To be clear, we don't necessarily think Romney will win the popular vote. Standing in national polls does not predict actual vote share, and those polls are swinging back in the president's favor. Romney's odds of winning a majority of the ballots, however, are higher than his odds of winning at least 270 electoral votes. This year, the Electoral College unfairly favors Obama: Romney must carry Florida, Virginia and Ohio, while Obama needs only one of them.
The latest Gallup tracking poll of likely national voters has Romney up by 7 points. A lot of virtual ink has been spilled on how and why Gallup's poll has become an outlier: I suggest Alan Abramowitz, Mark Blumenthal or Nate Silver on the subject. The more meaningful aggregations of polls at Pollster and RealClearPolitics both report a statistical tie between Obama and Romney in the national polls.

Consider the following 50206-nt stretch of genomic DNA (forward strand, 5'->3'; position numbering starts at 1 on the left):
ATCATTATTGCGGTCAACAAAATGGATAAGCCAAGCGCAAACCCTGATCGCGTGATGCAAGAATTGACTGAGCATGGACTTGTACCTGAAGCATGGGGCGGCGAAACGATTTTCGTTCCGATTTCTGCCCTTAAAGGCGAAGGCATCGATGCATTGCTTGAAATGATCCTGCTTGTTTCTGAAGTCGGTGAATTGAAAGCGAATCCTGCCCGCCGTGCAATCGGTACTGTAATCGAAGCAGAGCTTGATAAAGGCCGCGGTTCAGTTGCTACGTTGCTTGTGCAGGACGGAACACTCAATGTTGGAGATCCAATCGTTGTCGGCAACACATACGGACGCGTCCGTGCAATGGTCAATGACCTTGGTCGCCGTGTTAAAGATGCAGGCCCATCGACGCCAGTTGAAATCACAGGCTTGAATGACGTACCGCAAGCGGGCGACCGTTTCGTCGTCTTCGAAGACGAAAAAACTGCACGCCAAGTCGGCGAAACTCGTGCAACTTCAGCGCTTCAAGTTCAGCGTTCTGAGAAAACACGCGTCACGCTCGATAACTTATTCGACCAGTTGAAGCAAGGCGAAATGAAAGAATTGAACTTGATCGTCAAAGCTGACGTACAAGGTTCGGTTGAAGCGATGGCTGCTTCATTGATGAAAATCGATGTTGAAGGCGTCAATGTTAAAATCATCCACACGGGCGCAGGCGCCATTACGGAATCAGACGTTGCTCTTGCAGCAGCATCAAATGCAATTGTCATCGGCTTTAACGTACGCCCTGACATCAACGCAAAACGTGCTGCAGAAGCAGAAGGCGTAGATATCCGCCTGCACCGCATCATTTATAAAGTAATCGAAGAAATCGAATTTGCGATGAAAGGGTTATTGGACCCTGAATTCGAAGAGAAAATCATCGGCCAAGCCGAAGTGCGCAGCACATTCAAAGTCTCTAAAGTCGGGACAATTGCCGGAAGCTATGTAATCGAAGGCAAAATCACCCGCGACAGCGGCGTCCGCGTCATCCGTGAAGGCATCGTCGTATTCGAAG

Of the three states Romney needs to win, Florida (80.0 percent likely for Romney) and Virginia (61.9 percent likely for Romney) are leaning in his favor. Ohio has stubbornly remained in Obama's camp, with a 65.0 percent chance of going to Democrats. Obama held firm in the state after his Oct. 3 debate debacle, Ohio's economy is doing relatively well, and early voting is already under way, minimizing the impact of late-breaking events.
Let the pundits tie themselves into knots over the latest Gallup poll. As usual, what America wants is immaterial compared to the desires of the Buckeye State.